Is A War With Iran Inevitable?

As a matter of policy the US does not preemptively attack its enemies. It resorts to violence only after being provoked by antagonists that threaten America and its allies. The behavior of Iran during the course of the last year does in fact justify a military response.

Military action can take many forms ranging from an outright invasion to limited strikes against strategic targets. It could also mean establishing embargoes and conducting cyber warfare that disrupts the enemy’s economy and infrastructure.

After President Trump abrogated an inane and highly ineffective nuclear arrangement with the Iranians (designed by President Obama), Iran began to ramp up its nuclear development. Much of this relates to enriching uranium for creating weapons of mass destruction. The country is moving ahead with its plans to build a deliverable bomb.

Iran is participating in a number of horrific adventures throughout the Middle East, that includes arming terrorists in Lebanon, Yemen, Iraq and Syria. This has resulted in a huge number of casualties and refugees, along with famine and disease.

The ayatollahs have also sanctioned action against oil tankers operating in international waters. And most recently, Iran launched cruise missiles that destroyed critical oil production facilities in Saudi Arabia. The Saudis are mortal enemies of the Iranians. Together they have created a very dangerous standoff that pits Sunnis against Shiites, the two major Islamic sects.

President Trump has been restrained in his reactions to Iranian aggression, which has emboldened the rogue state and the religions zealots that govern Iran’s theocracy.

Trump’s restraint is interpreted as weakness in some circles. Does the American leader have the courage to do what’s necessary to control Iran? Constant US threats that are not supported by action could lead to another situation similar to Syria, where Obama drew a line in the sand relating to genocide conducted by Assad. The Syrian leader stepped across the line and Obama did nothing. Inaction led to Syrian cooperation with Russia and Iran.

What actions by Iran justify military action? If Iran maliciously kills one American or attacks any locations occupied by Americans, deadly force would be in order. After 9/11 the US responded by launching military attacks against Afghanistan.

The destruction of US property by Iran (such as the US drones that Iran shot down) would justify retaliation, but in a much less severe manner. This could be the destruction of Iranian military equipment and long-range armaments that were used in an attack.

If Iran assaults our allies, Saudi Arabia and Israel being the obvious choices, the US must be prepared to respond in kind. The recent attack on Saudi oil fields falls into this category. An aggressive US response is called for, and the president is making a mistake by not responding to it.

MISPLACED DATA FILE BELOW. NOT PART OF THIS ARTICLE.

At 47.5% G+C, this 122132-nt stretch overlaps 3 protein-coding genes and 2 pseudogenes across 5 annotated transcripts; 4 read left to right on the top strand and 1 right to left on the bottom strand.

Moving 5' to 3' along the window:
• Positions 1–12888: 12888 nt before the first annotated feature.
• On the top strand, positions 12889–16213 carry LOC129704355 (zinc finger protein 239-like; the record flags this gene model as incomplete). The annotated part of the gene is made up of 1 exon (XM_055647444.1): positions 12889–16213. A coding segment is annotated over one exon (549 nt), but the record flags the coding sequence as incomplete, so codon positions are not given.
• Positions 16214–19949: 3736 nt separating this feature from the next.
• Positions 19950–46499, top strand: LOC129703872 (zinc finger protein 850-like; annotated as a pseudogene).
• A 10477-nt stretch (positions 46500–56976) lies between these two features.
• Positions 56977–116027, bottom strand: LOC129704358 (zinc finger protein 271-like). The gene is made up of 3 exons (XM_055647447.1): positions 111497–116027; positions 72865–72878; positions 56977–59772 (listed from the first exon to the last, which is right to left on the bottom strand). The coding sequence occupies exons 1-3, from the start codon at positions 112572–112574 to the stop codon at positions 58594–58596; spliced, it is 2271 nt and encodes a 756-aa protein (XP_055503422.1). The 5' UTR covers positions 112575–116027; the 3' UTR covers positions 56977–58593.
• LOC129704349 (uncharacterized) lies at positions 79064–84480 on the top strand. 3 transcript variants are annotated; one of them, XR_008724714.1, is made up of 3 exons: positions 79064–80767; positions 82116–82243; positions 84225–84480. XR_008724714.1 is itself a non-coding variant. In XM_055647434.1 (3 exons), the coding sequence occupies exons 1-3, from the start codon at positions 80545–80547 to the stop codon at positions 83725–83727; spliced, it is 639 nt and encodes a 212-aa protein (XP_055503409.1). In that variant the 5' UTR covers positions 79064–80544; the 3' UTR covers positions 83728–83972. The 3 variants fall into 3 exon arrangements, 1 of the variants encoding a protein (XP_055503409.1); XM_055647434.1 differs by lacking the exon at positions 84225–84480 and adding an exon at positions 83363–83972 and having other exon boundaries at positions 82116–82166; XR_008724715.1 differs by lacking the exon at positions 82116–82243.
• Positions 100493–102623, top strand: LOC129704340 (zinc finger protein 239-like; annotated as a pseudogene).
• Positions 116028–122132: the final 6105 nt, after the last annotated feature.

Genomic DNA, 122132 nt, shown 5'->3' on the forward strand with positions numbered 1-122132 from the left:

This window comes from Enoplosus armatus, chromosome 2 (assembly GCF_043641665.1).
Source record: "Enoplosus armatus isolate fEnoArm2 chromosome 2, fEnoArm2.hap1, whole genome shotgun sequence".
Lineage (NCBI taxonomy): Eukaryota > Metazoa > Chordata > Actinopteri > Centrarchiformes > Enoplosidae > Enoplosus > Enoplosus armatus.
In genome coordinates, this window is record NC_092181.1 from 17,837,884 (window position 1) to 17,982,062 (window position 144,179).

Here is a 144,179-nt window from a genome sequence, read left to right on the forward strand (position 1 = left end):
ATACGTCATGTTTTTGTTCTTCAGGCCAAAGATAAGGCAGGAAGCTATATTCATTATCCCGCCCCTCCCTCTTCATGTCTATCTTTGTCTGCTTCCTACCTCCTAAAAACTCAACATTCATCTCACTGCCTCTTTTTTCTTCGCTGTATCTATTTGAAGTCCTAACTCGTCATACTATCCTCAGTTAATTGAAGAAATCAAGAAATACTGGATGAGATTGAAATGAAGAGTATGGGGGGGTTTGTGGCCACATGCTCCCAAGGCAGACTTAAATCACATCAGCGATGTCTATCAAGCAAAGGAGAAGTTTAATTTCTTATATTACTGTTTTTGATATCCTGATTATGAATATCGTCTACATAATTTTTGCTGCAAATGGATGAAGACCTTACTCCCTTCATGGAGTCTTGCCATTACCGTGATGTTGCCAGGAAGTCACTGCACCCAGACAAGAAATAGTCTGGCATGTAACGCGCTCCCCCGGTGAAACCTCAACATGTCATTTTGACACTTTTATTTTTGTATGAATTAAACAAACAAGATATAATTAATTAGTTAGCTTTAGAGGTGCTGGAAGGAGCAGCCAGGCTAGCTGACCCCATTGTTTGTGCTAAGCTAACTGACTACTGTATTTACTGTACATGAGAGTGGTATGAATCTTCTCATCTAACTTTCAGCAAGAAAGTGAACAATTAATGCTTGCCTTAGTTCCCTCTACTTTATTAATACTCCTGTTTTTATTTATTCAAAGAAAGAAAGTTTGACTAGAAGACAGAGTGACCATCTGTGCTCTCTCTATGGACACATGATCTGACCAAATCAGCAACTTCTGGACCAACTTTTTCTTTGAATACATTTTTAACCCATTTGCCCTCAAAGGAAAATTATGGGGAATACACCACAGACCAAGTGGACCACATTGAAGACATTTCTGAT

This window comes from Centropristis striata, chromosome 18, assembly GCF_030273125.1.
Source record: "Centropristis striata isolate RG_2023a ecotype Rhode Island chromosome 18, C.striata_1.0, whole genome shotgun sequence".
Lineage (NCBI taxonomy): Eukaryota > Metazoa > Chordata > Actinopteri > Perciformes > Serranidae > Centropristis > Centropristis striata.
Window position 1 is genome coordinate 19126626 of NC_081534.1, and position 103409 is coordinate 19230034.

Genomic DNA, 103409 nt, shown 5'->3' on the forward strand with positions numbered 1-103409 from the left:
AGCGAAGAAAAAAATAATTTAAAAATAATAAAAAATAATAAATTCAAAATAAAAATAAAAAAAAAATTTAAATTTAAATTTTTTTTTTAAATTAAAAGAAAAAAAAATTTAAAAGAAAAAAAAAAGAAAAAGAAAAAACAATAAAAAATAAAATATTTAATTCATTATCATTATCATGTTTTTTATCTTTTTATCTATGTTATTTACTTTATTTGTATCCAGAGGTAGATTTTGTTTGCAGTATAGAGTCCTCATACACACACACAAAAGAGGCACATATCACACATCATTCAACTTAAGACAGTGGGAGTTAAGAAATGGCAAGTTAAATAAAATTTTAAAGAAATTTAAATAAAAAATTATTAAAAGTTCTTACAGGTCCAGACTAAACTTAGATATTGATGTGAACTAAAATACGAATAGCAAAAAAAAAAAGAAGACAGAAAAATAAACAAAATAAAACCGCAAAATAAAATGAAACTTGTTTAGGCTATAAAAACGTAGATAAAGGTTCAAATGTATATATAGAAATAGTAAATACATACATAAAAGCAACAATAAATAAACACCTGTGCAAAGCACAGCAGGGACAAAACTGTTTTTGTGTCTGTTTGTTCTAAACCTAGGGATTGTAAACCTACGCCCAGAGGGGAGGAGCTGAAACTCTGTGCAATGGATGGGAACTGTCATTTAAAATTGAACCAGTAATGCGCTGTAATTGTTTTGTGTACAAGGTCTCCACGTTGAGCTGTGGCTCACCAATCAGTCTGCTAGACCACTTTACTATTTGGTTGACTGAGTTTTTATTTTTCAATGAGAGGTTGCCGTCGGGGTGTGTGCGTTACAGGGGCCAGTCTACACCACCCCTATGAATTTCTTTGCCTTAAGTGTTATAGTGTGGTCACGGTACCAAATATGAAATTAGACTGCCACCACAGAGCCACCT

Massive attacks that endanger innocents must be avoided at almost all costs. But Iran’s armies, missile launch sites, radar equipment, artillery batteries and command and control centers should be priority targets.

A confrontation with Iran is inevitable unless sanctions bring down the current regime. Trump may be depending upon this outcome. It would be a misstep to do so. The US should be preparing to attack this enemy with or without concurrence of other nations. The peril the world faces by waiting any longer is unacceptable.

Four Things That Will Hurt Democrats In 2020

Democrat candidates for president are saying quite a few things that are alienating voters. As discussed many times, presidential aspirants, in the primaries, must personify progressive ideologies to win. The theory goes that when the nomination is won, the candidate must then pivot to a more tolerant perspective to lure independents and moderate voters.

I’m going to give Democrats some free advice and outline four areas that will help Donald Trump win in 2020. Rest assured the most radical elements in the party will not listen. They certainly will try to win votes by denigrating Trump, calling him names and saying he is bad for America. These strategies will fail.

The four issues to be discussed are:

 

  • Russian collusion and obstruction of justice involving Donald Trump
  • The US relationship with Saudi Arabia
  • The US relationship with Israel
  • Trump’s terrible persona

 

  1. Russia and collusion. Nobody wants to rehash these issues any further except the liberal chairmen of several congressional committees in the House. The charges have been investigated by far too many politicians and investigators hired by them.

Mueller’s two-year odyssey was a colossal waste of time and money. The Special Counsel worked very hard along with his sycophants to dig up dirt that would be grounds to impeach, but he and his soldiers were unable to do so. Mueller even admitted this fact.

Notwithstanding the costs involved, Democrats investigate onward. My favorite comment was that Democrats stipulated that none of Trump’s specific actions, behavior and rhetoric were sufficient alone to justify impeachment, but taken as a whole, they do provide a path to oust the president. I didn’t know that you could add up crimes to make one big one.

I sincerely hope their constituencies will punish the diehards who are unable to give up their fruitless crusade, in 2020. Their sanctimonious attitude has resulted in very little action taken by Congress to “fix” the country. I’m referring to bridges and tunnels, schools, veteran affairs, bad treaties, health care, immigration, gun control and so on.

  1. The US relationship with Saudi Arabia. It was inevitable that a president would at some point choose to take the side of Saudi Arabia or Iran. Wisely, Trump selected the Saudis in spite of the unfortunate murder of a dissident that was allegedly orchestrated by the Crowned Prince.